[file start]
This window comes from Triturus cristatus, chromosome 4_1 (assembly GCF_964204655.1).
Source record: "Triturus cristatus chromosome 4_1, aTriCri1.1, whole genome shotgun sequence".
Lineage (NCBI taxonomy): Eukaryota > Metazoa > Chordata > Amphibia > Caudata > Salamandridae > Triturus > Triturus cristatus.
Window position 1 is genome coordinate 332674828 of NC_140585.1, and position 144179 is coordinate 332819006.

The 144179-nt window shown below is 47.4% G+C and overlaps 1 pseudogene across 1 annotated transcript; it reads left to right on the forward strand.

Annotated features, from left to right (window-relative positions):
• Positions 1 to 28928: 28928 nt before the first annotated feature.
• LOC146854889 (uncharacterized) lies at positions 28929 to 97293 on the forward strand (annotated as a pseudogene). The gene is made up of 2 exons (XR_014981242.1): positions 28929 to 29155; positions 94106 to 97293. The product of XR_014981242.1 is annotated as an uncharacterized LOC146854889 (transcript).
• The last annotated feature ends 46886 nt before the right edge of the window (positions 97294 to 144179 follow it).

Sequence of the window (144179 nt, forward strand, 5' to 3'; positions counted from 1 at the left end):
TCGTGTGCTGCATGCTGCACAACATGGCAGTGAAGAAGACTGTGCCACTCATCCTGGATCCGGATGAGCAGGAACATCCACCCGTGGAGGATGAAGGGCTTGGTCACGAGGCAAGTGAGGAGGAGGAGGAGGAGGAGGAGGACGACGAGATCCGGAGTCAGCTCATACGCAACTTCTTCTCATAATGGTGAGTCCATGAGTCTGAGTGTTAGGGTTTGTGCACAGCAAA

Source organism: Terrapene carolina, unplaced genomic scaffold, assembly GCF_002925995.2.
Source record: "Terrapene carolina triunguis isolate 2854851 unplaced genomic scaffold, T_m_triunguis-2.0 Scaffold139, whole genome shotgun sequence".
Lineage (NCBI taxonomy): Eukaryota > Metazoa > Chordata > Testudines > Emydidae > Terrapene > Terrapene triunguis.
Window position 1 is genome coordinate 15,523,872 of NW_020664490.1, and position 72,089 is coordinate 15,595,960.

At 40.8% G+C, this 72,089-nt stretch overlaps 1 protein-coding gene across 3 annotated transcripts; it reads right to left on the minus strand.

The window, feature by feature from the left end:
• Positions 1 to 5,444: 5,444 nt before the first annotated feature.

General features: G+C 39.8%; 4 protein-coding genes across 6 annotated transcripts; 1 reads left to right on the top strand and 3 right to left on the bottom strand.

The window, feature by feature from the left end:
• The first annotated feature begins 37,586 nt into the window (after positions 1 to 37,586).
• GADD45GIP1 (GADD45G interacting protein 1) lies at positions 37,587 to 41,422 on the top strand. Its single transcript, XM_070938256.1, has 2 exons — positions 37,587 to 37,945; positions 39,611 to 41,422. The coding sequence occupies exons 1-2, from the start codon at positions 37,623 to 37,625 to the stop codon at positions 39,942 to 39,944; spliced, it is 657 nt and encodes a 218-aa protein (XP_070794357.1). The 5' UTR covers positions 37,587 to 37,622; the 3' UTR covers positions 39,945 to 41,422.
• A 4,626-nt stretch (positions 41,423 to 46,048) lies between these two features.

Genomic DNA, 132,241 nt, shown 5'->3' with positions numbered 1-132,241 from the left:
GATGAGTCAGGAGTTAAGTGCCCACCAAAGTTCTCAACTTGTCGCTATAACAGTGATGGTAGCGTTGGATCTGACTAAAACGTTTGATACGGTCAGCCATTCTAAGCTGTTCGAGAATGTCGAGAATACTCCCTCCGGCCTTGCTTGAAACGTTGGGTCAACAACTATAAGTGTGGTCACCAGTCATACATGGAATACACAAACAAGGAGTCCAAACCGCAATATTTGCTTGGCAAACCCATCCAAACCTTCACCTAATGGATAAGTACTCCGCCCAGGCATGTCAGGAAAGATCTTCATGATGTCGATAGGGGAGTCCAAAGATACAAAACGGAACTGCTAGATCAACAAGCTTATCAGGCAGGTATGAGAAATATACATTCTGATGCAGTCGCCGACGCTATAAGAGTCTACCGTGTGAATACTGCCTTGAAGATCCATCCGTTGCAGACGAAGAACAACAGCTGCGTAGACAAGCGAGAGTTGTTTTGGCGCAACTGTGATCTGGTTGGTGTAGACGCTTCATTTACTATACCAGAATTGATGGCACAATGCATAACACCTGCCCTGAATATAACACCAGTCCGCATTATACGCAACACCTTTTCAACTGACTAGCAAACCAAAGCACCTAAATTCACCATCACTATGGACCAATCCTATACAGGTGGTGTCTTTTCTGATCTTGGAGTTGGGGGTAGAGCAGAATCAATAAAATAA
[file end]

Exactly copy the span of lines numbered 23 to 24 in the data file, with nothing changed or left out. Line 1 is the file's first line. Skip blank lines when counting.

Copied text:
• A 4,626-nt stretch (positions 41,423 to 46,048) lies between these two features.

Genomic DNA, 132,241 nt, shown 5'->3' with positions numbered 1-132,241 from the left: